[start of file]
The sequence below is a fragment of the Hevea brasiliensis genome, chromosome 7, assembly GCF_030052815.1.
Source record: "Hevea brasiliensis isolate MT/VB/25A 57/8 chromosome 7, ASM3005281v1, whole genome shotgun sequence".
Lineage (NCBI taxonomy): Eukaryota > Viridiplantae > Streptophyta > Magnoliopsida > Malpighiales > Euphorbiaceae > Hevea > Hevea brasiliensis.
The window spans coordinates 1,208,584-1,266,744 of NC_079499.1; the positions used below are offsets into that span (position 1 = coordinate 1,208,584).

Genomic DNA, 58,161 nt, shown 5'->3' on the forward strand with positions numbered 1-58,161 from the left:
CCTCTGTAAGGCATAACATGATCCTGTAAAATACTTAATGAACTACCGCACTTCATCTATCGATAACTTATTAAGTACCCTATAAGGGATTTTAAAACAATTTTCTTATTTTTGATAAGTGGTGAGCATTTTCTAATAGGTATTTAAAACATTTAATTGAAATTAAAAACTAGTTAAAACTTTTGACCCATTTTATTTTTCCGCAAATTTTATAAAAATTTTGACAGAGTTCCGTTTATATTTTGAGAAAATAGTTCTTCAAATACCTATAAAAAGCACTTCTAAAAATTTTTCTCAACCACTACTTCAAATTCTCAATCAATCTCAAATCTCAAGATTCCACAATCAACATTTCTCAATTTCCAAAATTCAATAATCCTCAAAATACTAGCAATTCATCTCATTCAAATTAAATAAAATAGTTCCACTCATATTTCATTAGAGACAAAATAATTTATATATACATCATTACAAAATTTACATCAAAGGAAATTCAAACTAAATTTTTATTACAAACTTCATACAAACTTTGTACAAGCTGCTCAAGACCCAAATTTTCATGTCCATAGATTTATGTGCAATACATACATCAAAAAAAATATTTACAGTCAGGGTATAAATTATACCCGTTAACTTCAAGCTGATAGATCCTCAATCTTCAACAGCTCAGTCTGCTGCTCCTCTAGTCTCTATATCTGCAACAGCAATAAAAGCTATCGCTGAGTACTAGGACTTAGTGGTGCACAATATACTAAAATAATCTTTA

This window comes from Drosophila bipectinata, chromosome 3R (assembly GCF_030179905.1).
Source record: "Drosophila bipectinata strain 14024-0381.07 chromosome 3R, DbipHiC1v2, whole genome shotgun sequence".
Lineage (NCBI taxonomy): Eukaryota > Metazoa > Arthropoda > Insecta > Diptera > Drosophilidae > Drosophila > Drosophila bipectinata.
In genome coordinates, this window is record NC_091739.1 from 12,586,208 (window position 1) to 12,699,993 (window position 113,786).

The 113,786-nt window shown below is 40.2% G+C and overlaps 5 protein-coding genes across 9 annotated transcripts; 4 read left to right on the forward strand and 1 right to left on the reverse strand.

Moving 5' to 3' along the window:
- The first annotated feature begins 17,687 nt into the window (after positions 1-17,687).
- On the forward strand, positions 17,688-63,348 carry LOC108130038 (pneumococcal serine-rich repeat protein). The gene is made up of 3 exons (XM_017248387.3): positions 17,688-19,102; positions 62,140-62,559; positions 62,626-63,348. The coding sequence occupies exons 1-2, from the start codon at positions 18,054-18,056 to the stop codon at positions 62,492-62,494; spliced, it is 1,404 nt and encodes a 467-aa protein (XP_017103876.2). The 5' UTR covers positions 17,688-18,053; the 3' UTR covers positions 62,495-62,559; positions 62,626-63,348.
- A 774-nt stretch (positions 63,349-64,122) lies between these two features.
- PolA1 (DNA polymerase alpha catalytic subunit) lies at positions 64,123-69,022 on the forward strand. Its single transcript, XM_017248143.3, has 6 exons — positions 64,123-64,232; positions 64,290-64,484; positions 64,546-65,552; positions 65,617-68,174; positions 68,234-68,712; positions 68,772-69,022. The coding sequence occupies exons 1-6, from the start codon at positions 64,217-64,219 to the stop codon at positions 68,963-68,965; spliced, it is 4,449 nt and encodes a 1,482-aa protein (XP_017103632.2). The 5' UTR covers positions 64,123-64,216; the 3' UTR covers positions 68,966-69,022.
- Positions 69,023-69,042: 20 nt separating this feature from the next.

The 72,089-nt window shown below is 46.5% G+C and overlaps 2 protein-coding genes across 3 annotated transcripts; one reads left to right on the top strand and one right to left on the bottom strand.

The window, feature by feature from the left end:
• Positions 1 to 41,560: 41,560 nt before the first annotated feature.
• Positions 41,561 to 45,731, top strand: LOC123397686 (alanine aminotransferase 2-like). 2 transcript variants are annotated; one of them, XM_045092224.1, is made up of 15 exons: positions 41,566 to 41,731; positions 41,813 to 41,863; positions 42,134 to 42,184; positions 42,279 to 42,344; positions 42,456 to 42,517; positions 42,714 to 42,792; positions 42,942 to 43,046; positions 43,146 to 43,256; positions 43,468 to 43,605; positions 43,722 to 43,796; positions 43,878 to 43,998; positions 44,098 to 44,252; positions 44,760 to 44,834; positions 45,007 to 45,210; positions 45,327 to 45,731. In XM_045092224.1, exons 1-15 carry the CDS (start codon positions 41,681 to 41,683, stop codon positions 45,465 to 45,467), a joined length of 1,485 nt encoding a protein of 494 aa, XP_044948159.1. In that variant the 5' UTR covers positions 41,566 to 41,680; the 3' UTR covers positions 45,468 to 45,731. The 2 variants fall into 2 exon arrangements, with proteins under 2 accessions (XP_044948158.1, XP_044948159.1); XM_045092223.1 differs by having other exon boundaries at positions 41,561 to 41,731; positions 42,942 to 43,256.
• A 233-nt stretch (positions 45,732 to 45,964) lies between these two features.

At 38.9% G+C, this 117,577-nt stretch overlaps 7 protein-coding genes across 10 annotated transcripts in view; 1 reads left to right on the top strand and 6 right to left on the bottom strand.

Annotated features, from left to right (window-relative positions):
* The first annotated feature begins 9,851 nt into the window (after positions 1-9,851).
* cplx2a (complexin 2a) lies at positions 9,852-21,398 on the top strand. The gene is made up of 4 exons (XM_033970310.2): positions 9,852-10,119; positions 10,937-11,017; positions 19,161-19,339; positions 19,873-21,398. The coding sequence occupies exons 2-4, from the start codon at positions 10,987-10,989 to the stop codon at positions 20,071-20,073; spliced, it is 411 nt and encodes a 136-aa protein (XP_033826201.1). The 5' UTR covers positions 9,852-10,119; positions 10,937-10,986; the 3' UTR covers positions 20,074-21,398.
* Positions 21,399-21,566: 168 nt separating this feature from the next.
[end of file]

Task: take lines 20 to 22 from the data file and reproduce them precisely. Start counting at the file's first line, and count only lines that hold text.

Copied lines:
• Positions 1 to 41,560: 41,560 nt before the first annotated feature.
• Positions 41,561 to 45,731, top strand: LOC123397686 (alanine aminotransferase 2-like). 2 transcript variants are annotated; one of them, XM_045092224.1, is made up of 15 exons: positions 41,566 to 41,731; positions 41,813 to 41,863; positions 42,134 to 42,184; positions 42,279 to 42,344; positions 42,456 to 42,517; positions 42,714 to 42,792; positions 42,942 to 43,046; positions 43,146 to 43,256; positions 43,468 to 43,605; positions 43,722 to 43,796; positions 43,878 to 43,998; positions 44,098 to 44,252; positions 44,760 to 44,834; positions 45,007 to 45,210; positions 45,327 to 45,731. In XM_045092224.1, exons 1-15 carry the CDS (start codon positions 41,681 to 41,683, stop codon positions 45,465 to 45,467), a joined length of 1,485 nt encoding a protein of 494 aa, XP_044948159.1. In that variant the 5' UTR covers positions 41,566 to 41,680; the 3' UTR covers positions 45,468 to 45,731. The 2 variants fall into 2 exon arrangements, with proteins under 2 accessions (XP_044948158.1, XP_044948159.1); XM_045092223.1 differs by having other exon boundaries at positions 41,561 to 41,731; positions 42,942 to 43,256.
• A 233-nt stretch (positions 45,732 to 45,964) lies between these two features.